The success of the early sales was very gratifying for the family. Much of the enjoyment would have been fuelled by comments of the many doubters in the early days of the breed – especially those aligned to British breeds. History shows that even the crossbred bulls improved calving percentages and growth rates in the herds they were used in.
The 9th Annual Sale, held in 1965, saw the first two purebred, classified ‘S’ bulls sold at Rosevale. Both were graded-up descendants of the Shorthorn cows and sold for $1,890 and $1,995. The top price was the highest price achieved at Rosevale at the time and was paid by Mr Jack Mulholland.
The 12th Sale in 1968 was a record breaker for the Stud. A total of 41 bulls sold to average $1,556 and topped at $8,000. The top priced bull, a son of Elation, was purchased by Mr Arthur Daniells from Gayndah.
A new sales complex was erected for the 13th Rosevale Sale on October 16, 1969. Founder of the Santa Gertrudis breed, Mr Robert J. Kleberg Jnr, officially opened the sale. Upon departing he wrote in the visitor’s book: “Probably no one enjoyed seeing a herd of cattle improve so much as I in the 13 years which have elapsed since I was here. A time for success or failure – I have seen success.”
George remembered Mr Kleberg sitting in a lounge chair the night following the sale, armed with a whiskey bottle and talking cattle. Someone said to Heather: “Do you know that old b……. has had a full bottle of your scotch?” Heather replied: “Yes, and there is nobody I would rather give it to.”
With the Beef Industry booming, the 17th Sale in 1973 saw 71 bulls set a record average of $1,766. Rosevale Elation 384 became the highest priced bull sold at Rosevale to date when purchased by Mr Jack Mulholland for $10,000.
The buoyant market displayed in the results of the 1973 sale gave no indication of what was to come. A combination of a number of market forces from overseas countries caused a decline in demand for Australian beef resulting in what was termed the “Beef Slump”. The market for commercial cattle was severely depressed which resulted in low bull prices. The sale average bull price at Rosevale in 1974 was $529 and continued to drop until the 21st Sale in 1977 when 72 bulls sold to average $314. With an additional 73 heifers sold on that day, the entire draft grossed $28,320!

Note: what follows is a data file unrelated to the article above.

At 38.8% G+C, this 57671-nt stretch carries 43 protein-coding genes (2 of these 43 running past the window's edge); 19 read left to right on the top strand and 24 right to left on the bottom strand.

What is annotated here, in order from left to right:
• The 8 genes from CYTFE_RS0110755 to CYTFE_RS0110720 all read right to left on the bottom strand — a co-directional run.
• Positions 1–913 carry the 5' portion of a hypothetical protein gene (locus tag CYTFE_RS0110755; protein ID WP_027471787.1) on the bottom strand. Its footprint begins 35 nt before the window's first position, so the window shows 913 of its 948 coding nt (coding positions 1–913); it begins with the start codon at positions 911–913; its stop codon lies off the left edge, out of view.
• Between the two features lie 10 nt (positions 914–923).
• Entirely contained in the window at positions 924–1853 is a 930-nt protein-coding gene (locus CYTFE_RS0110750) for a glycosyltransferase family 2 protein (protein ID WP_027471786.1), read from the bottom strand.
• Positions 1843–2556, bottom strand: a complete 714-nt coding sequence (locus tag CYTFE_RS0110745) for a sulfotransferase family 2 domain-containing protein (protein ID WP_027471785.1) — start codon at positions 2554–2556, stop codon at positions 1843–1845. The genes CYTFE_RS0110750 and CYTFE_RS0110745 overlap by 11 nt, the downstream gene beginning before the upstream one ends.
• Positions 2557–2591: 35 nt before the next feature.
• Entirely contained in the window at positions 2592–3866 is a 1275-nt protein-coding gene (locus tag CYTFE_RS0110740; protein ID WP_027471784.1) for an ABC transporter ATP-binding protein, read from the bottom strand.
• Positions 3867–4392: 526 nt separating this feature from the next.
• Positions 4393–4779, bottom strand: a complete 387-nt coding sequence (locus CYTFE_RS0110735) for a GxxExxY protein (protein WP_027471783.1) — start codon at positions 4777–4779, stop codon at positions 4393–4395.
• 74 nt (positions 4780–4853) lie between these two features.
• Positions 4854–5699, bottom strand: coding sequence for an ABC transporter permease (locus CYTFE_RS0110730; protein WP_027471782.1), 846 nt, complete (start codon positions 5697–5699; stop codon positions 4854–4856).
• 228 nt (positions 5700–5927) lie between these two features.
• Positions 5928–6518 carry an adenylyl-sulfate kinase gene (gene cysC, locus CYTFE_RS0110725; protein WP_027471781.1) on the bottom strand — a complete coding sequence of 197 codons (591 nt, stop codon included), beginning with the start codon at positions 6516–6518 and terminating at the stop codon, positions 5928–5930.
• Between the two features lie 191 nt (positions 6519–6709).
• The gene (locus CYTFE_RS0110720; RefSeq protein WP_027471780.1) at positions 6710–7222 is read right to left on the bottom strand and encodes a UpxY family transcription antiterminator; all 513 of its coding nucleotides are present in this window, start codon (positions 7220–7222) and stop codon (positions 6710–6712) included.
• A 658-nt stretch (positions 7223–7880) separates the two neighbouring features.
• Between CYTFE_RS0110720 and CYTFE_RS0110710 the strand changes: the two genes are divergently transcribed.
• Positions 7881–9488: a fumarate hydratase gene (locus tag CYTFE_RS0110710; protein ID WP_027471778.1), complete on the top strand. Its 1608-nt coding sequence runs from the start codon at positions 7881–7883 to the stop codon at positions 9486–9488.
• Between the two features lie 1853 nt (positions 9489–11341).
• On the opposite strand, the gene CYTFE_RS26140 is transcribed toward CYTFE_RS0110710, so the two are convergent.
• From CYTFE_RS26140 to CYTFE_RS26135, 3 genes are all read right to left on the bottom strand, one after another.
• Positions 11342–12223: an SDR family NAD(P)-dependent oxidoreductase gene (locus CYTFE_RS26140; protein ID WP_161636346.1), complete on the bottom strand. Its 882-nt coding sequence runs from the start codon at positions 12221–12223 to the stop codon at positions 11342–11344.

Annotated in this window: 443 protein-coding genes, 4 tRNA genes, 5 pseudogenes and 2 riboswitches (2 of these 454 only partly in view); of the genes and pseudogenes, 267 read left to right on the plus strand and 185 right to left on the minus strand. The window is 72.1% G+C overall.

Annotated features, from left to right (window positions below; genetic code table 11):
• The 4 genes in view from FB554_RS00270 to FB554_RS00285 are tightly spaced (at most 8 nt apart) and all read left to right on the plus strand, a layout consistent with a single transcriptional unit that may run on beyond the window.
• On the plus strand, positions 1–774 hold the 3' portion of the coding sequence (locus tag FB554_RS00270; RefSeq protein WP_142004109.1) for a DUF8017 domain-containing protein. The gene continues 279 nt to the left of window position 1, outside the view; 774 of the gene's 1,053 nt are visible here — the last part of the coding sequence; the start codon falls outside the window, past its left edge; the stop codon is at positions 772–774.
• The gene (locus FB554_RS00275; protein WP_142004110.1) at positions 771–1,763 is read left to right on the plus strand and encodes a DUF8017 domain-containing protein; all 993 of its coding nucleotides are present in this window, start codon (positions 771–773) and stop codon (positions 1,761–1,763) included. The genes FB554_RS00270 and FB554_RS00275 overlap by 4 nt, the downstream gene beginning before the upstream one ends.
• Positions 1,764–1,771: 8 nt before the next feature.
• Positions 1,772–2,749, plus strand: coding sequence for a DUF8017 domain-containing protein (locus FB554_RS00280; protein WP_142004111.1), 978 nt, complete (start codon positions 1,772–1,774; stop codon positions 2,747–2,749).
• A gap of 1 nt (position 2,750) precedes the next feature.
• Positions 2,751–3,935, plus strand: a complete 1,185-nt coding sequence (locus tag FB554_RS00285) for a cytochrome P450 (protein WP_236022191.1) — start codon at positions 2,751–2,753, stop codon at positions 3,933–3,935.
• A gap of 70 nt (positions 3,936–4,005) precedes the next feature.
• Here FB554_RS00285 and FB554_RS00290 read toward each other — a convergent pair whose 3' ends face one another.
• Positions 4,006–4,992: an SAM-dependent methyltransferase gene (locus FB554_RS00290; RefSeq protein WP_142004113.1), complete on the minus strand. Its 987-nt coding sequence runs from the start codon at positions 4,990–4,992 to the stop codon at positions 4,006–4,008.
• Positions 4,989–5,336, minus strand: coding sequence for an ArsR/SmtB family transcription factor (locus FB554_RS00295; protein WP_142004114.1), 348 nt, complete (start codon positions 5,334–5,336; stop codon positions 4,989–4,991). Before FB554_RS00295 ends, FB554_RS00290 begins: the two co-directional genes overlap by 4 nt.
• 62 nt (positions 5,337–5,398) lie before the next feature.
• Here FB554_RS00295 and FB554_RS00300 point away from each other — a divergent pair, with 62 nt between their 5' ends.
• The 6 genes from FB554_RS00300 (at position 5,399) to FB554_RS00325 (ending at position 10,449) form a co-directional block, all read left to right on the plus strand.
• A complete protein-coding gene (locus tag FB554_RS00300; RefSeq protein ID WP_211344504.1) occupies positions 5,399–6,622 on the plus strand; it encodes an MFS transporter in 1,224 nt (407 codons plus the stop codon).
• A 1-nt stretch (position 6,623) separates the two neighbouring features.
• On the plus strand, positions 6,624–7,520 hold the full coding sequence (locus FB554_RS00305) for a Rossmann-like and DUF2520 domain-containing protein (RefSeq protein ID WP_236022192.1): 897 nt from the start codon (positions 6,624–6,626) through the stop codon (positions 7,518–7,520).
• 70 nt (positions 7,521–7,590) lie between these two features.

The sale results prior to, and including the 1977 Sale could have been worse if it wasn’t for the bulk buying support of King Ranch subsidiary companies Queensland and Northern Territory Past Co. (QNTP) and King Ranch Past. Co. (Brunette Downs). Under the direction of Mr Arthur Bassingthwaighte, the companies purchased a total of 586 Rosevale bulls over a period of eighteen years, both privately and at the annual sales.
In 1978 the sale average price rose to $901 and further increased to $1,547 the following year. Of interest is the ages of the bulls sold through the years. Yearlings were sold up until 1962 when two-year-olds were offered. By the early 1970’s three-year-olds began to be offered with bulls as old as four years being offered between 1974 and 1978 – possibly due to a lack of demand through this period. From this point on, three-year-olds dominated the catalogues until 1989. In the early 1990’s a few more two-year-olds were included and it wasn’t until 1996 that the entire offering were two-year-olds (apart from those three-year-old bulls used as sires the previous year).
Sale 27 in 1983 was significant in that the Greenup Family celebrated 100 years of ownership of “Rosevale”. George Greenup’s Grandfather, George Bassingthwaighte, had owned and managed “Rosevale” before George and Heather took up residence following his death in 1944. Sir James Ramsay, the Governor of Queensland at the time, was the guest of honour at the sale. The top priced bull of the day was sold to King Ranch (Tully River Station) for $10,000.